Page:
Merula
Gender: Feminine
Usage: Ancient Roman
Pronounced: mer-OO-lah(Latin) MER-oo-lah(Latin)
Rating: 10% based on 4 votes
Roman cognomen which meant "blackbird" from Latin merulus (cognate to French Merle).
Minelauva
Gender: Feminine
Usage: Astronomy
Other Scripts: من العواء
Pronounced: min-ə-LAW-və, min-ə-LAWV-ə
Rating: 8% based on 4 votes
Traditional name in the middle ages for the star Delta Virginis in the constellation Virgo. It derives from the Arabic من العواء or min al-ʽawwāʼ, meaning "in the lunar mansion of ʽawwaʼ" (see Auva).
Navarre
Gender: Masculine
Usage: English
Rating: 21% based on 7 votes
Nefertari
Gender: Feminine
Usage: Ancient Egyptian
Pronounced: nehf-ər-TAHR-ee(English)
Rating: 43% based on 9 votes
From Egyptian nfrt-jrj meaning "the most beautiful". This was the name of an Egyptian queen of the New Kingdom, the favourite wife of Rameses II.
Oberon
Gender: Masculine
Usage: Literature
Pronounced: O-bər-ahn(English)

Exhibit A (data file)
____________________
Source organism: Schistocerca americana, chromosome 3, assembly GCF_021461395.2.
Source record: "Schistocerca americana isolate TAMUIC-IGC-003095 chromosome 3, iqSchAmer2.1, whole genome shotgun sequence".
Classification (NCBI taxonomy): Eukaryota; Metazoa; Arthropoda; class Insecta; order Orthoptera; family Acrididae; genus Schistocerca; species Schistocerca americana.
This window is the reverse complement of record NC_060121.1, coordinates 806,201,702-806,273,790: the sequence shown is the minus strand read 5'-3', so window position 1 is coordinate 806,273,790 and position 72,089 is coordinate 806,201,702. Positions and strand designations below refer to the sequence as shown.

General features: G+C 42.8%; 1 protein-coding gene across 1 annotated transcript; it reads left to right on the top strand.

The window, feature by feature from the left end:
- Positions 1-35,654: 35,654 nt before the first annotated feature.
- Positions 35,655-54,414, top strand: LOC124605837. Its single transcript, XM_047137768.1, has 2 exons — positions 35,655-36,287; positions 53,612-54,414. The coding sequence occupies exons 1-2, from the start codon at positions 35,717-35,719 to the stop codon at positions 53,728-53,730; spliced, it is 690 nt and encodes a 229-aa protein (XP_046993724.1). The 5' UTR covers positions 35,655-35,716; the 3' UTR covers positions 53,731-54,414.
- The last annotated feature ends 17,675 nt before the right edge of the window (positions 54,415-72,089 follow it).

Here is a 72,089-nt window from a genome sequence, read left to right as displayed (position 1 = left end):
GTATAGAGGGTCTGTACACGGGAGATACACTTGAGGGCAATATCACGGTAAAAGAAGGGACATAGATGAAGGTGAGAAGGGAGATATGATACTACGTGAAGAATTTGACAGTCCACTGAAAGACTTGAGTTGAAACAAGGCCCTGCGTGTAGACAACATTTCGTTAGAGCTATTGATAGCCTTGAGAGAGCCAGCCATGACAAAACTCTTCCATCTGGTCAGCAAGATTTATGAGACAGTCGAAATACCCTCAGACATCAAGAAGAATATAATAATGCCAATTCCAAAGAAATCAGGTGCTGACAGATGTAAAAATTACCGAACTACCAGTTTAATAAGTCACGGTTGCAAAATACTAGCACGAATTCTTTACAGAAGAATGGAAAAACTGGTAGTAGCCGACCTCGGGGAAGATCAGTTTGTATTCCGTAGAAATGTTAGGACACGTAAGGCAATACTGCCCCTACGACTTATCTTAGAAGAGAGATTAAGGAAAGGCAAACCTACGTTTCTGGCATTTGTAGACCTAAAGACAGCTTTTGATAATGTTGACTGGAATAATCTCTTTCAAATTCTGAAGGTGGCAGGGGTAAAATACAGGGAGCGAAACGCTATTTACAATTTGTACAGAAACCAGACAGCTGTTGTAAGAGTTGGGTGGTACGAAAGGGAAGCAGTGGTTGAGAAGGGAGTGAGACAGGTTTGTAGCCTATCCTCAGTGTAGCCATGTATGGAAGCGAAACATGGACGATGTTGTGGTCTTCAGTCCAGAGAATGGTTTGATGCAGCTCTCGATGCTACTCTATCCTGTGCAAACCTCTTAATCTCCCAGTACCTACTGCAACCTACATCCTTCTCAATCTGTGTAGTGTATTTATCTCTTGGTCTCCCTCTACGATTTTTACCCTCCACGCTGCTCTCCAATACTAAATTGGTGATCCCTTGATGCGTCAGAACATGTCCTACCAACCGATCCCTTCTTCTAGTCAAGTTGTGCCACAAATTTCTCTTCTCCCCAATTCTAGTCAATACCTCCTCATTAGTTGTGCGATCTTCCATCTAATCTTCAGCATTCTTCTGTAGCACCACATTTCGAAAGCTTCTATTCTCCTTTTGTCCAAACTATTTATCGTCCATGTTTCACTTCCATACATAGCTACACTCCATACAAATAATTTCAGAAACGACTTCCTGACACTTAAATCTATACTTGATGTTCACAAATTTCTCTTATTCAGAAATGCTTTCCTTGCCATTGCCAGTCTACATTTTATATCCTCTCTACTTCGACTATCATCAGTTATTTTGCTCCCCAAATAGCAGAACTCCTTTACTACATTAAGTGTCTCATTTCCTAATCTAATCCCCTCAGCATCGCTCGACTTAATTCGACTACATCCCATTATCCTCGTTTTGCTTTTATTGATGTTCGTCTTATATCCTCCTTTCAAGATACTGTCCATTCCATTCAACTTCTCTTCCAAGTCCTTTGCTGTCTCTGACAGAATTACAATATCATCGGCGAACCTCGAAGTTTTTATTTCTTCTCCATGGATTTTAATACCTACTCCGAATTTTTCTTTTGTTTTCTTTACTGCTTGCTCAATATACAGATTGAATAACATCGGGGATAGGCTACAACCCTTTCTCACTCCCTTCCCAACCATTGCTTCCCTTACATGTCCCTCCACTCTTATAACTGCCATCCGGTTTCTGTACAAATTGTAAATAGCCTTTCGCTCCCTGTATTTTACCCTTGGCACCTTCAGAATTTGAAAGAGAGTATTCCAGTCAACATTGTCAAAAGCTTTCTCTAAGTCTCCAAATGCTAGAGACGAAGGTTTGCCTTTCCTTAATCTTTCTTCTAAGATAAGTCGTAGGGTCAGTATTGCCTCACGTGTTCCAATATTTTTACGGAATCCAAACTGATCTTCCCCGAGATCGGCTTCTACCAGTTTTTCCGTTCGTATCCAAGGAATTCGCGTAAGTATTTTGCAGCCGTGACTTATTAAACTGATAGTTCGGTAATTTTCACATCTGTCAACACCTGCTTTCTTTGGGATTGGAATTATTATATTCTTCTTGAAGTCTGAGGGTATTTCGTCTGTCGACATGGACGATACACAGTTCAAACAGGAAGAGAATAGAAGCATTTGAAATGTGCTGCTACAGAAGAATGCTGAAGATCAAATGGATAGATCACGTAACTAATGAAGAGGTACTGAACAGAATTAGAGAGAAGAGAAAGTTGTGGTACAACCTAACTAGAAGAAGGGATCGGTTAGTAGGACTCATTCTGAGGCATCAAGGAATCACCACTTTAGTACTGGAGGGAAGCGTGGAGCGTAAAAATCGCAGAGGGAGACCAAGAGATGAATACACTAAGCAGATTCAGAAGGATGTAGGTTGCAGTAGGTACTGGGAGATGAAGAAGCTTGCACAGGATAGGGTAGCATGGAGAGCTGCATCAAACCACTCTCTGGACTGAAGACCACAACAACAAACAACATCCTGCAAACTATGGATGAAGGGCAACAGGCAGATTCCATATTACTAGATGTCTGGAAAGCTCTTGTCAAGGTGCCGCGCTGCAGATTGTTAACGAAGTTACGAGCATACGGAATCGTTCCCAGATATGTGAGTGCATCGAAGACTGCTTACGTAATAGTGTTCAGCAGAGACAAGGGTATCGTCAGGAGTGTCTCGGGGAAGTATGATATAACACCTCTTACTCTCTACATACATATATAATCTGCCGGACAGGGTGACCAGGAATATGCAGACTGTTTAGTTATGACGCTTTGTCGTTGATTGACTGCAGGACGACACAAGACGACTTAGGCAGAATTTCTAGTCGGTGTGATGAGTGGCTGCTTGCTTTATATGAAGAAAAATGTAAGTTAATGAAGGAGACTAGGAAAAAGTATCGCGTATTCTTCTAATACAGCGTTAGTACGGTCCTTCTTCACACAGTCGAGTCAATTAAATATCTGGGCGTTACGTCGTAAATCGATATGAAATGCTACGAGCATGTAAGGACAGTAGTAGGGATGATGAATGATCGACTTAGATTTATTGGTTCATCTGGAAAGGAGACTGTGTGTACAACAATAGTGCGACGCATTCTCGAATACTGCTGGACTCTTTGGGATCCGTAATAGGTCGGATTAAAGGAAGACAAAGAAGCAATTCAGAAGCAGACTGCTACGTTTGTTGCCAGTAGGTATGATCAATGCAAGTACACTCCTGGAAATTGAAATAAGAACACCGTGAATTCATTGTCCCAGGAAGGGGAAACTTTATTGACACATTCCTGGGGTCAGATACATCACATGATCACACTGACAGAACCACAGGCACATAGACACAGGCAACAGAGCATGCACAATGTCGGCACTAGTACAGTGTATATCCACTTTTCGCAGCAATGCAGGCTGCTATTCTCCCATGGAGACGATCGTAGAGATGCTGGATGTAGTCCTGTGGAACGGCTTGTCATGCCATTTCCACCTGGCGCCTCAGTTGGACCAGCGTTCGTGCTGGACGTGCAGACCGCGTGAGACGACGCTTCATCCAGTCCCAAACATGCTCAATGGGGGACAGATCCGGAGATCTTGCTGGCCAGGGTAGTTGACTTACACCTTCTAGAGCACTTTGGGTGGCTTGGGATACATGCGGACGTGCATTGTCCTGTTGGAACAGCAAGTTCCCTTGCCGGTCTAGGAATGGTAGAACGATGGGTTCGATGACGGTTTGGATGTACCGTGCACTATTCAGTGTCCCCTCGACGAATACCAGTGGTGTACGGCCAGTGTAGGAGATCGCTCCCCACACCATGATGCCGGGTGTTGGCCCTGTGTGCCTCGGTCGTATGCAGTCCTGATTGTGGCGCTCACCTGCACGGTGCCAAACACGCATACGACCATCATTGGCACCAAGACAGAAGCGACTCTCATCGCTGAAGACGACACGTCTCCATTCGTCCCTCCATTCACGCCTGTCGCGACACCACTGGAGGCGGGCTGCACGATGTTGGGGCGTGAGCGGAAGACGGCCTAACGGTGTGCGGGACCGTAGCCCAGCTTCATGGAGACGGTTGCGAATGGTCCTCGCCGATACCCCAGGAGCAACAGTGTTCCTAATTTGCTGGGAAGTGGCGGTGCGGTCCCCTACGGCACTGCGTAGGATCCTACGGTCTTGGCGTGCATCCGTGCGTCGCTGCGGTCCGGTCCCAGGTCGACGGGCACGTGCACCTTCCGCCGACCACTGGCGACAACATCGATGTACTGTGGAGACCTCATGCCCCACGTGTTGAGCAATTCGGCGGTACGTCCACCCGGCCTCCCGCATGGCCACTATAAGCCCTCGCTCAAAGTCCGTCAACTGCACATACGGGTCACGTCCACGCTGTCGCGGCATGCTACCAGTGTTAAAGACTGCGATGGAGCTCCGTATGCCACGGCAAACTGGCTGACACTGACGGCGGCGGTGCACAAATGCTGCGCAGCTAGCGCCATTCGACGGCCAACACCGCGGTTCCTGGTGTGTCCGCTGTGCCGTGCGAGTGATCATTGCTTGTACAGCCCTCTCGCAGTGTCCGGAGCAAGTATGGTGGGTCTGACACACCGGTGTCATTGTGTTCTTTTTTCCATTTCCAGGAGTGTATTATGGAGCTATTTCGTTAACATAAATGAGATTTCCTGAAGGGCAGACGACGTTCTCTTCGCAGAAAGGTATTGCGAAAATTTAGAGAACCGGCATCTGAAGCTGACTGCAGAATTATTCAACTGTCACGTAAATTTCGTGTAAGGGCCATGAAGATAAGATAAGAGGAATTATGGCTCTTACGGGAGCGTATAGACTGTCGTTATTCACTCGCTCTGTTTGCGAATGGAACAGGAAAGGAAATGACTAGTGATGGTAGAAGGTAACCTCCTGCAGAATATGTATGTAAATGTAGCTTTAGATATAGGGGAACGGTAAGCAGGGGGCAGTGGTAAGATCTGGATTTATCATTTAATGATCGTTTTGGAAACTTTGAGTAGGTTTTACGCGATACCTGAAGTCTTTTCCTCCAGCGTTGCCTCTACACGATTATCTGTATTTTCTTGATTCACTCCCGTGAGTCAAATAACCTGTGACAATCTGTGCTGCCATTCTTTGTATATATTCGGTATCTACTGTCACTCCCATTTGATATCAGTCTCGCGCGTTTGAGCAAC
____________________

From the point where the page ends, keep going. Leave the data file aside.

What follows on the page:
Rating: 40% based on 3 votes
Variant of Auberon. Oberon was the king of the fairies in Shakespeare's comedy A Midsummer Night's Dream (1595). A moon of Uranus bears this name in his honour.
Odin
Gender: Masculine
Usage: Norse Mythology, English (Modern)
Pronounced: O-din(English)
Rating: 54% based on 5 votes
Anglicized form of Old Norse Óðinn, which was derived from óðr meaning "inspiration, rage, frenzy". It ultimately developed from the early Germanic *Woðanaz. The name appears as Woden in Anglo-Saxon sources (for example, as the founder of several royal lineages in the Anglo-Saxon Chronicle) and in forms such as Wotan, Wuotan or Wodan in continental Europe, though he is best known from Norse sources.

In Norse mythology Odin is the highest of the gods, presiding over war, wisdom and death. He is the husband of Frigg and resides in Valhalla, where warriors go after they are slain. He is usually depicted as a one-eyed older man, carrying two ravens on his shoulders who inform him of all the events of the world. At the time of Ragnarök, the final battle, it is told that he will be killed fighting the great wolf Fenrir.